Week One was bad, will Week Two be any better?

17 June 2019

Week One of the Estimates Committee process revealed the Gunner Labor Government has lost control, is lazy or is deliberately obtuse – the Opposition is hoping they have their act together in Week Two.

Opposition Leader Gary Higgins says he was astounded the first week yielded 92 Questions on Notice – that is, questions the Ministers could not answer.

“We accept that even agency staff may not necessarily have the detailed information at hand in some cases but some of the questions the Ministers have taken on notice have been no-brainers,” he said.

“And you have to worry when the Treasurer can’t explain why $1.235 million was paid to interstate consultants and why local companies weren’t used under their Buy Local policy or when the Chief Minister doesn’t know the final cost of the Pepper inquiry up until the end of the financial year or, as Business Minister, how many small business in the Territory there are at the moment.

“The only Minister who ever seems to be across her portfolio is the Attorney-General and even she took 27 Questions on Notice for Attorney-General and Justice.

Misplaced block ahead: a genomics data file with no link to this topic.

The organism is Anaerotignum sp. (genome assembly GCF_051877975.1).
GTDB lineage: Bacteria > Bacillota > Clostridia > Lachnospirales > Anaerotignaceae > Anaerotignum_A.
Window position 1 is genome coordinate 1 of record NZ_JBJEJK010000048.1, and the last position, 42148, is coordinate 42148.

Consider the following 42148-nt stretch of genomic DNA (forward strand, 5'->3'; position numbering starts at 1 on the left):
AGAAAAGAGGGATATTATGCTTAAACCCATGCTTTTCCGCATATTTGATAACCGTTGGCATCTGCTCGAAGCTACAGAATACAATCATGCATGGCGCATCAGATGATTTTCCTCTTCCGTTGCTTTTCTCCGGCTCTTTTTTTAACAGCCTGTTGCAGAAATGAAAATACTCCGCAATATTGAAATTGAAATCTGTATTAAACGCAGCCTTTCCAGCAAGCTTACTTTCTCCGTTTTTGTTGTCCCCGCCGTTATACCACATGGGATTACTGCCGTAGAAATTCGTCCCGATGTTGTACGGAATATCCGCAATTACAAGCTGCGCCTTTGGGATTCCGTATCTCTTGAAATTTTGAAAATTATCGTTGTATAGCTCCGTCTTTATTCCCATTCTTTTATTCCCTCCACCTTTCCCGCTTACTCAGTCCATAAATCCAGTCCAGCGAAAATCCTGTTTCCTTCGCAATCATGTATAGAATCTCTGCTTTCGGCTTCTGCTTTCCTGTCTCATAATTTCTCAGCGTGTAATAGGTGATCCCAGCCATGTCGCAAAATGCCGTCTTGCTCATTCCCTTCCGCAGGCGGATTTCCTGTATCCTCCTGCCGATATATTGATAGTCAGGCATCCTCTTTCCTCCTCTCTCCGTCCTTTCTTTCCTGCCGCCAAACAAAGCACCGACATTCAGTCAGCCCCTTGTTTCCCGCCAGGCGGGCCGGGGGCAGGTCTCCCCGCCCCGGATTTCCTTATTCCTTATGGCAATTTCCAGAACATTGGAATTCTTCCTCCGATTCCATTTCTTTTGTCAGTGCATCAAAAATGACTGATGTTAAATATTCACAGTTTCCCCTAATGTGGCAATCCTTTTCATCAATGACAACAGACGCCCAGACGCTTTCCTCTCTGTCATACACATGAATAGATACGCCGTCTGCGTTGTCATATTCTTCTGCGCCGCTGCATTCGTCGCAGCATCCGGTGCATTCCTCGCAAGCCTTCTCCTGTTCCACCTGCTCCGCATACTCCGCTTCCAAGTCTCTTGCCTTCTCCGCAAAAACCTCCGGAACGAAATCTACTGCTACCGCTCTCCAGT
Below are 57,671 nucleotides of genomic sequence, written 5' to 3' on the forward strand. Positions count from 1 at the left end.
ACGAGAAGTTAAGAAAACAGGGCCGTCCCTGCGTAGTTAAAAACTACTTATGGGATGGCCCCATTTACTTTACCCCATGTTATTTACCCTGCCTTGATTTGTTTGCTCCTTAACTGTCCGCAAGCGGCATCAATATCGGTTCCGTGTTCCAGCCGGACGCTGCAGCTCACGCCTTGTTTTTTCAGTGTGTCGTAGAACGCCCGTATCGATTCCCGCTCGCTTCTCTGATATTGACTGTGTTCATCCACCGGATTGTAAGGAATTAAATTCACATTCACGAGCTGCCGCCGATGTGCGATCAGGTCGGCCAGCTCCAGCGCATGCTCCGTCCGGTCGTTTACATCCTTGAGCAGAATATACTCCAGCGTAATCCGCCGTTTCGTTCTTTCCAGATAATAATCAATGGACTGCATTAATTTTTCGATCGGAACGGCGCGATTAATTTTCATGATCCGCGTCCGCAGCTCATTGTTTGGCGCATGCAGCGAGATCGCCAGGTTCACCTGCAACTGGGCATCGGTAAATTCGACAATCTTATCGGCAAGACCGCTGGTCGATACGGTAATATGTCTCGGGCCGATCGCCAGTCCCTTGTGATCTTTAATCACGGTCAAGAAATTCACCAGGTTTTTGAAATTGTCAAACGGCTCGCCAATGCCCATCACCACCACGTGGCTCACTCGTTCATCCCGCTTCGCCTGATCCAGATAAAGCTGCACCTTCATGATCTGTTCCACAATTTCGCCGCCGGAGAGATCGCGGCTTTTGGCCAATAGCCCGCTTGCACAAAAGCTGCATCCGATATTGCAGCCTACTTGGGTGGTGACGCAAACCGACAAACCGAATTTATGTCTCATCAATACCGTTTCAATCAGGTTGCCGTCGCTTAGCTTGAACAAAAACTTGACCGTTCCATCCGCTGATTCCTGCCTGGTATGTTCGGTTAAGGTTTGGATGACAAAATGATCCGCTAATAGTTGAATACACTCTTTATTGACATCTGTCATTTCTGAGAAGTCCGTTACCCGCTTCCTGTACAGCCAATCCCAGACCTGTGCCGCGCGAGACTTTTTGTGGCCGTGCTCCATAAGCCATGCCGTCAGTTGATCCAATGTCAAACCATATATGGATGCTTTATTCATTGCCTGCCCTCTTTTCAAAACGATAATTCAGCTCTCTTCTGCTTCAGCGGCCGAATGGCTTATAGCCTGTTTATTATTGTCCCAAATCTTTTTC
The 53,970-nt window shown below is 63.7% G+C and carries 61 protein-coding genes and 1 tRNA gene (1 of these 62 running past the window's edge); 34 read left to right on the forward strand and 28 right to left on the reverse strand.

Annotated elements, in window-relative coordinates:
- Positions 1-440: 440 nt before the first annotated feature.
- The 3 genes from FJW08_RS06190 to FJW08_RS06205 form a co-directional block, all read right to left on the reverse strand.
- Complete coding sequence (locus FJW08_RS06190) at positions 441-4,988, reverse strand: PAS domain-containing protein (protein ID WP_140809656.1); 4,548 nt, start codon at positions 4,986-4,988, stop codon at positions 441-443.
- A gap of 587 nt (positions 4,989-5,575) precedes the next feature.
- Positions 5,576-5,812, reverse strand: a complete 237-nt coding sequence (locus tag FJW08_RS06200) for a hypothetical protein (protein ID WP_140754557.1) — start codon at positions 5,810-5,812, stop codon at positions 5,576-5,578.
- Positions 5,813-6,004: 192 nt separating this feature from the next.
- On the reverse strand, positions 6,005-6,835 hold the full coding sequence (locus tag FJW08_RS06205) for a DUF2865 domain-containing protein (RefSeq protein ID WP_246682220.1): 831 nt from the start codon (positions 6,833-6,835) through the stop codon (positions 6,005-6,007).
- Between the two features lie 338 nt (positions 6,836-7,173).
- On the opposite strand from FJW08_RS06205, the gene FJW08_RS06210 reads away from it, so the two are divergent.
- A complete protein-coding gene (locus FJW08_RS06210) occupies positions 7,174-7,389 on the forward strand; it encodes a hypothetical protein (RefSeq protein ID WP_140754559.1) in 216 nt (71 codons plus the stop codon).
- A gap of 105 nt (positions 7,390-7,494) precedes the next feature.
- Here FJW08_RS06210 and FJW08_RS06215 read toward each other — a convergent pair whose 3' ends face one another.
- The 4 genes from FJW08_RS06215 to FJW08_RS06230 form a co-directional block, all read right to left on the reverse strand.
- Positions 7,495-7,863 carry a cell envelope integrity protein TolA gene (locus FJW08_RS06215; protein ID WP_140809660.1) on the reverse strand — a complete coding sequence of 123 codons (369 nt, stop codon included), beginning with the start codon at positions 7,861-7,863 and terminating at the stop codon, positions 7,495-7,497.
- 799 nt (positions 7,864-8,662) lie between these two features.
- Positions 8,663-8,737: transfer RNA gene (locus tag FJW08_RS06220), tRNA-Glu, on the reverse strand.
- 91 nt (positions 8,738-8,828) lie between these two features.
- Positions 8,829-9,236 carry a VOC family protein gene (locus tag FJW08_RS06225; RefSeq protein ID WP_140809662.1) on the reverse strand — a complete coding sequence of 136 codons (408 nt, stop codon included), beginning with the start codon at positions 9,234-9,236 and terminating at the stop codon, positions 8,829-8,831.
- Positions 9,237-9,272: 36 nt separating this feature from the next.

“We’re also concerned the Gunner Labor Government’s so-called root and branch review and budget repair measures have no basis.

“Many of the agencies which appeared in Week One of Estimates hearings had scant information on how they will achieve the savings they will make under the government’s policy of overall efficiency dividends and grant efficiency dividends.”

The Opposition asked the simple question: How will (savings under efficiency dividends) be achieved? Many of the responses were bureaucratic and uninformative.

Answers ranged from “restructuring”, “paring back” and “natural attrition” through to the omnipotent “efficiencies”. One agency even stated: “At this point in time we have not identified that any services will be ceased. The journey is still continuing.”

“On top of all this, the government appears to have not done the work necessary to smoothly and fairly bring about their freeze on executive contracts,” Mr Higgins said.

“We can only conclude the government is, in fact, in free fall – they either don’t know what’s going on, aren’t interested in what’s going on or are deliberately hiding what’s going on – none of which is good for the Northern Territory.”